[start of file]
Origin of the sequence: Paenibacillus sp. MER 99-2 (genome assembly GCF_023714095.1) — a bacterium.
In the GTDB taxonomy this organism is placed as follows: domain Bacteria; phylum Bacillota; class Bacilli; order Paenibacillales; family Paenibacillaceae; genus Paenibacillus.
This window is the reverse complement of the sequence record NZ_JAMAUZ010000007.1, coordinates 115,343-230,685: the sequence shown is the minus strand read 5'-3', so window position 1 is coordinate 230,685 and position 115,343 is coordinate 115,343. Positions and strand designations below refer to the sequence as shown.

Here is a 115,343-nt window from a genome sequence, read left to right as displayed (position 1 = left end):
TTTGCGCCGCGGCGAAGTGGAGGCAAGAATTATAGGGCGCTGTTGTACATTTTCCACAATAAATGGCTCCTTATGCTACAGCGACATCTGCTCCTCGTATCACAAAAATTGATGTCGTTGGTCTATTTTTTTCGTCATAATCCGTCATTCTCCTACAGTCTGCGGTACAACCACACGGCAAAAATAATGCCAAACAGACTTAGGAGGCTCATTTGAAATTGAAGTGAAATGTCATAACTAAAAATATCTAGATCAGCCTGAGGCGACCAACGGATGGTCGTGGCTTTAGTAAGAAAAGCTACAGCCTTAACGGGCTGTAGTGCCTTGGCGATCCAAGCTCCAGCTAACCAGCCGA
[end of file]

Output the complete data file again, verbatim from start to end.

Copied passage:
Origin of the sequence: Paenibacillus sp. MER 99-2 (genome assembly GCF_023714095.1) — a bacterium.
In the GTDB taxonomy this organism is placed as follows: domain Bacteria; phylum Bacillota; class Bacilli; order Paenibacillales; family Paenibacillaceae; genus Paenibacillus.
This window is the reverse complement of the sequence record NZ_JAMAUZ010000007.1, coordinates 115,343-230,685: the sequence shown is the minus strand read 5'-3', so window position 1 is coordinate 230,685 and position 115,343 is coordinate 115,343. Positions and strand designations below refer to the sequence as shown.

Here is a 115,343-nt window from a genome sequence, read left to right as displayed (position 1 = left end):
TTTGCGCCGCGGCGAAGTGGAGGCAAGAATTATAGGGCGCTGTTGTACATTTTCCACAATAAATGGCTCCTTATGCTACAGCGACATCTGCTCCTCGTATCACAAAAATTGATGTCGTTGGTCTATTTTTTTCGTCATAATCCGTCATTCTCCTACAGTCTGCGGTACAACCACACGGCAAAAATAATGCCAAACAGACTTAGGAGGCTCATTTGAAATTGAAGTGAAATGTCATAACTAAAAATATCTAGATCAGCCTGAGGCGACCAACGGATGGTCGTGGCTTTAGTAAGAAAAGCTACAGCCTTAACGGGCTGTAGTGCCTTGGCGATCCAAGCTCCAGCTAACCAGCCGA